Blueberries satisfy life aspirations

Fletcher Riley (9, left), Zara Riley (6) and Theo Gleeson (10) pick their own blueberries. Photos: George Clark
Fletcher Riley (9, left), Zara Riley (6) and Theo Gleeson (10) pick their own blueberries. Photos: George Clark
It may have taken three years but investments do pay off, Blueberry Haven owners Robyn McDonald and Mike Coombes say.

The couple moved from Otago to South Canterbury six years ago in hopes of a change in lifestyle.

Since then, the former dental therapist and engineer have built a successful blueberry farm just outside Temuka.

Robyn McDonald shows off a crop.
Robyn McDonald shows off a crop.
‘‘We had looked at buying the business a couple of years before but missed out. It went back on the market, we had a look and thought, ‘Oh this could be our lifestyle change’’ said Mrs McDonald, who remained working part-time in their first year of business.

‘‘This is our third summer season. The first year was a bit slow, we had employees coming to pick up and package then had to move them on ... which wasn’t easy,’’ Mrs McDonald said.

‘‘Now 90% of people will come and pick their own. So far so great, three times more people than last year.’’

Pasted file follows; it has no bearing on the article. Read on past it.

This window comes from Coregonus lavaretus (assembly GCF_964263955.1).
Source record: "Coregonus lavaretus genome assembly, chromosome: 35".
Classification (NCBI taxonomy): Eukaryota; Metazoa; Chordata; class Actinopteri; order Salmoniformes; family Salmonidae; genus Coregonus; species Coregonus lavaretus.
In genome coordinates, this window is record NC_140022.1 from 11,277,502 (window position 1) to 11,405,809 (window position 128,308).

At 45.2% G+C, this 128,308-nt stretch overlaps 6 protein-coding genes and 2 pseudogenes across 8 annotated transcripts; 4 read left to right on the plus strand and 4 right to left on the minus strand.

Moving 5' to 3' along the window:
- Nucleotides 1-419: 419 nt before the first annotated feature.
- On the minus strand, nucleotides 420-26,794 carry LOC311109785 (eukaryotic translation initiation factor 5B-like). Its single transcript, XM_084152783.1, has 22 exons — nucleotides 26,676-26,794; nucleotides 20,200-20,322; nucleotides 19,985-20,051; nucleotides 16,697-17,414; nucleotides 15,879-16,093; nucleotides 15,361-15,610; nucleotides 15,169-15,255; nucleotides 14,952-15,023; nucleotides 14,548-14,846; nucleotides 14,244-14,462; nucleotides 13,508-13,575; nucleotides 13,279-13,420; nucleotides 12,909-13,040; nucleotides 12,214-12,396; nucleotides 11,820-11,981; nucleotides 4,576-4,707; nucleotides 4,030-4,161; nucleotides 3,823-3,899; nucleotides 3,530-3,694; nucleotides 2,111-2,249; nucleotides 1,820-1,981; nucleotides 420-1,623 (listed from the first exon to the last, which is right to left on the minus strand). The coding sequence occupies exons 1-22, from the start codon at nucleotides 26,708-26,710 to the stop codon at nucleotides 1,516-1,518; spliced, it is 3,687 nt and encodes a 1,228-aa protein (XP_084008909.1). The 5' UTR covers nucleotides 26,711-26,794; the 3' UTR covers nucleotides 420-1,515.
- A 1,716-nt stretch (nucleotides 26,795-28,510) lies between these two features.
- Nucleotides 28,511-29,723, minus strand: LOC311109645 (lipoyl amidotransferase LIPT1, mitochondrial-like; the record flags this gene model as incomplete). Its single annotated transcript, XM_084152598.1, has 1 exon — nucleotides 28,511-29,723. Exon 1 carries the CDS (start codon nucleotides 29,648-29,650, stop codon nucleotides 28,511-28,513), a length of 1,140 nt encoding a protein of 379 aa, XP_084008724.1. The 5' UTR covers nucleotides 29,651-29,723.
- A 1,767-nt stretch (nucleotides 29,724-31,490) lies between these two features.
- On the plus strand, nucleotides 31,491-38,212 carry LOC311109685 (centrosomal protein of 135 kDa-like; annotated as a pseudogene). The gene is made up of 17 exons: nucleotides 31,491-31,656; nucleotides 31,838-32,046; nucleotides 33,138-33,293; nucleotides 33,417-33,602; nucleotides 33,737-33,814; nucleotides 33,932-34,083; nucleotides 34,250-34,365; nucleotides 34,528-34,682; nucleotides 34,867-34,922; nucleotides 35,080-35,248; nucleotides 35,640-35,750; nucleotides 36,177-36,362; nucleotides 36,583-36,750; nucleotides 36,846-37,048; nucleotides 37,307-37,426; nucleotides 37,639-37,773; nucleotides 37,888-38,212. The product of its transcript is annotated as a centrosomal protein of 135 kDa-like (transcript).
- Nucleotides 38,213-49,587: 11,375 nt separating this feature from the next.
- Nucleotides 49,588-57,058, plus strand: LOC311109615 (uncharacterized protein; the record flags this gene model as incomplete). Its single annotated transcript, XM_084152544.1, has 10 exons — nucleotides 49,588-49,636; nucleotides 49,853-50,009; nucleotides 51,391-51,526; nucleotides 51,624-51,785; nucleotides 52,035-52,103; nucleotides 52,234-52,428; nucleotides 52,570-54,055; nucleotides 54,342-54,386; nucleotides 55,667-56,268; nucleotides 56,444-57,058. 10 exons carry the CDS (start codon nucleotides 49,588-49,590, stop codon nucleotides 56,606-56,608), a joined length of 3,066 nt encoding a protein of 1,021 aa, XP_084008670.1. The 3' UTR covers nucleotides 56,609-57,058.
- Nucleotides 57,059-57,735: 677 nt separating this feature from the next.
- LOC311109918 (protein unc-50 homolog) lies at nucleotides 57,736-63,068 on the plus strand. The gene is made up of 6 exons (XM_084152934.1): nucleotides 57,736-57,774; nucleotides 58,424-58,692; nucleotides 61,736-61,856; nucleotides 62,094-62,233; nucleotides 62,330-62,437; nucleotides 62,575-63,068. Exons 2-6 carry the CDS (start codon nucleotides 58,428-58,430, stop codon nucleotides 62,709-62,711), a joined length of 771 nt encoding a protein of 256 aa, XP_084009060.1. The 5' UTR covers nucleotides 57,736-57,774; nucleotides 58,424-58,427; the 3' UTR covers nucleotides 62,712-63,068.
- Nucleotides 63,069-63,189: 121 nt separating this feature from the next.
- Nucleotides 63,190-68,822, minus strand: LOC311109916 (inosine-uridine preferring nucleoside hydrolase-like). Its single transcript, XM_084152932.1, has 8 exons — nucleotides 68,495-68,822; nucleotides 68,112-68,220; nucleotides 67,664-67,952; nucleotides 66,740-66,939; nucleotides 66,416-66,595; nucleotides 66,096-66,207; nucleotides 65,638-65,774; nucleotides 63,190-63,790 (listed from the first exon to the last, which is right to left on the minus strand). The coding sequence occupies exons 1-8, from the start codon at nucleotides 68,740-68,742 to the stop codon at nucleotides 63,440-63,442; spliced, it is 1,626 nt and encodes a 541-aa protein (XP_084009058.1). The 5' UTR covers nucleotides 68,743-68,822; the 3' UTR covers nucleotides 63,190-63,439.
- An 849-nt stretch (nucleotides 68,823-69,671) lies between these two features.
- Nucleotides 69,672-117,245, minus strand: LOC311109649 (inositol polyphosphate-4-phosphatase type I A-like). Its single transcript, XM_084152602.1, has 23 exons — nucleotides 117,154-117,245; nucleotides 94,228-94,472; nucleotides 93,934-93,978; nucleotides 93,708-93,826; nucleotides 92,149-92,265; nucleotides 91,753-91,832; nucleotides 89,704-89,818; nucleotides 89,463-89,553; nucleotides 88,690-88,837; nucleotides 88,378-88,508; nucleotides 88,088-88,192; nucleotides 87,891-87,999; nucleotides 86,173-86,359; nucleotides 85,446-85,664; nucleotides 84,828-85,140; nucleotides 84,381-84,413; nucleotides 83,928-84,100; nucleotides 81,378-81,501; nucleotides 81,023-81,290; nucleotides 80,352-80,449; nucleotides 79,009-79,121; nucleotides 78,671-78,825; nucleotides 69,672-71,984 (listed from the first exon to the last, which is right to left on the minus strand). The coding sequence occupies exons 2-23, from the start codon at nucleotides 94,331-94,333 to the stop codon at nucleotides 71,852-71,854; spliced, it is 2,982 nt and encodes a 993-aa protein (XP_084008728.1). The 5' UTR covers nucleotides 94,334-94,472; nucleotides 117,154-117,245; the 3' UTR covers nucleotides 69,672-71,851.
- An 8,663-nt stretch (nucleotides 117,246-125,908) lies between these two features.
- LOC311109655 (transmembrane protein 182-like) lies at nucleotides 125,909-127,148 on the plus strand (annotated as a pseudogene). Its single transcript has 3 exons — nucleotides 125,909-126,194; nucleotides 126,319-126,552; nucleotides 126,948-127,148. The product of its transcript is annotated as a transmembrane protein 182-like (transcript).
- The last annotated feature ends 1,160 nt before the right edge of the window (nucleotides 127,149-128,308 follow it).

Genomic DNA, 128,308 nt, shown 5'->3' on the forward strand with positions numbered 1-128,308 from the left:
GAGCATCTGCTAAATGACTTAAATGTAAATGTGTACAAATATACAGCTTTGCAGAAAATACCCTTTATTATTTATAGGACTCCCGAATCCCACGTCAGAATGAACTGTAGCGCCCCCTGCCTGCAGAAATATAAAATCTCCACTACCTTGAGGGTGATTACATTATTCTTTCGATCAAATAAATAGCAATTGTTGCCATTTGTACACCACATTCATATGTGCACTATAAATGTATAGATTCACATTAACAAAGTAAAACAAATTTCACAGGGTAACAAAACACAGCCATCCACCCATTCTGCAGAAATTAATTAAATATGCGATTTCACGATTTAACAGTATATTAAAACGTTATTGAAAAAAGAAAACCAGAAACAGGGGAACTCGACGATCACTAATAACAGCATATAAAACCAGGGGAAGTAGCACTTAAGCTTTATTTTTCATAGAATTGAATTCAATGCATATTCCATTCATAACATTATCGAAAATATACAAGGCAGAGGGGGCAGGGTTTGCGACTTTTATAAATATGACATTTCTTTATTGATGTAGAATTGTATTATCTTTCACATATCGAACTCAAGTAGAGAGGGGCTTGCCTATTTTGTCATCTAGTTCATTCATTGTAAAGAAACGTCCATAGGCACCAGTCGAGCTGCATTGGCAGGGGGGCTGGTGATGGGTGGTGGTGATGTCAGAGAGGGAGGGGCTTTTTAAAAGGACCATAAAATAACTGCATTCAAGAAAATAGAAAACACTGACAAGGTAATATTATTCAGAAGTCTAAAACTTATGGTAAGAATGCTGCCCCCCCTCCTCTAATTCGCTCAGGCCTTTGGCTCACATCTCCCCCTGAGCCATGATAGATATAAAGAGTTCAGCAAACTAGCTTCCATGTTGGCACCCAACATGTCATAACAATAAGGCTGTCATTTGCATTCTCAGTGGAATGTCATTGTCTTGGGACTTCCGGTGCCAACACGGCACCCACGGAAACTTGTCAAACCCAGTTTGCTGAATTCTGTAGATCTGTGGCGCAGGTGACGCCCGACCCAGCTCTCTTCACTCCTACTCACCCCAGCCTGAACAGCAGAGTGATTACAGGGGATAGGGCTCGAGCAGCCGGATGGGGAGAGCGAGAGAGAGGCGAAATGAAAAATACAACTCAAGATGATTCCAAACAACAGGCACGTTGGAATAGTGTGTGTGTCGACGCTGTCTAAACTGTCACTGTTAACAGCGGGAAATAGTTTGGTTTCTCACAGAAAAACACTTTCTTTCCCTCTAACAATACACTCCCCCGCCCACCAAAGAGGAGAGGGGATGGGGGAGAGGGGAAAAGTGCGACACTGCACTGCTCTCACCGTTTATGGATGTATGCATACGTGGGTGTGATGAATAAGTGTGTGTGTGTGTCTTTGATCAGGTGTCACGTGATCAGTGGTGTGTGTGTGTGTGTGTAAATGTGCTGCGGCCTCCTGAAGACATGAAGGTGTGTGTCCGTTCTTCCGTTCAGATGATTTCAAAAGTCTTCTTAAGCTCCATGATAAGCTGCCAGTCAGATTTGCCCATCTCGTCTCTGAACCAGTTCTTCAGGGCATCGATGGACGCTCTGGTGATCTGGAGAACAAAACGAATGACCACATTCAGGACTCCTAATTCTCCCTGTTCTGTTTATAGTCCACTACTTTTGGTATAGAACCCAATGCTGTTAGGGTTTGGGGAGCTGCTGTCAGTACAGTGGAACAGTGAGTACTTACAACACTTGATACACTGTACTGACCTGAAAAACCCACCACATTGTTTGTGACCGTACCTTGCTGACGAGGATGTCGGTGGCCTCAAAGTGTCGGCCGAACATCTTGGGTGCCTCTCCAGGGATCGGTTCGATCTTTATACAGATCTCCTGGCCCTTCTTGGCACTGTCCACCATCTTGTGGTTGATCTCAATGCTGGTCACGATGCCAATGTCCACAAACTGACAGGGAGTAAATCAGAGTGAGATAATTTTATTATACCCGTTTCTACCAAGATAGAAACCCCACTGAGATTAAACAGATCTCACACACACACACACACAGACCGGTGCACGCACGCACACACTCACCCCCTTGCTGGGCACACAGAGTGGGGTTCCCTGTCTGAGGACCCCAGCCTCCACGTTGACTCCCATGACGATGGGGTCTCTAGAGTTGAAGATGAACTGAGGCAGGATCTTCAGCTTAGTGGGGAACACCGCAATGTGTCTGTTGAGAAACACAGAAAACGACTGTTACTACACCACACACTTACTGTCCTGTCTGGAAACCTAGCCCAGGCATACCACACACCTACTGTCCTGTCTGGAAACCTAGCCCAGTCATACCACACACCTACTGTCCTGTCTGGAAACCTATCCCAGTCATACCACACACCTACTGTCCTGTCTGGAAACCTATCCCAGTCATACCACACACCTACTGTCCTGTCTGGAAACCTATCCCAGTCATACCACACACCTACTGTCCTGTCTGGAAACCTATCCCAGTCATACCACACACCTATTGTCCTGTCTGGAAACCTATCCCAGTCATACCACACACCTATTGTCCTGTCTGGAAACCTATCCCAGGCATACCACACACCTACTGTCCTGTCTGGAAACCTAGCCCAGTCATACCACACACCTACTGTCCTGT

Blueberries need a lot of sun and plenty of shelter, with the ability to handle severe frosts, up to -12degC they are quite self sustainable.

‘‘Five or six kilograms is the average amount grown on each plant but they are tremendously easy to pick. They literally roll off your finger.’’

The 1550 plants are spread under mesh nets with automatic water feeding and different variations of sweetness. The pre-established big plants are 10 years old and producing yearly, while Mr Coombes has been busy already this year planting smaller crops for harvesting in four years.

‘‘Its not necessarily about the money in this instance, we have tried to create an experience. Families come here, kids pick blueberries for Christmas ... it is really cool watching a different type of family day out.’’

Mr Coombes and Mrs McDonald want to keep providing a novel, healthy day out to the community around them.

‘‘Geraldine preschool and Chipmunks after-school care programmes come to us occasionally. Big burly truck drivers come in by themselves and find a bit of tranquillity in the picking. Grandmothers come with grandchildren.’’

Mr Coombes is a bit of a handyman and still works three days as an engineer at Southern Jet. He has set up a B&B just beside the blueberry patches, along with magnetic fences and automated hosing to make the site more user-friendly.

‘‘The previous owners planted all of the blueberries and gave us a bit of a plan of what to do and when to do it. The hardest part is the pruning which can take 20-odd days.’’

The team share their superfruit with Amore Wholefoods Market and Sopheze Cafe in Timaru as well as selling friends’ cherries, in trade for the sale of their blueberries.

With no plans to expand just yet, the blueberry business remains sweet enough.

‘‘Our boys want the place but they can’t have it yet,’’ laughed Mrs McDonald.

‘‘We might try our hand in raspberries but we’re loyal to the blueberries.’’

-By George Clark

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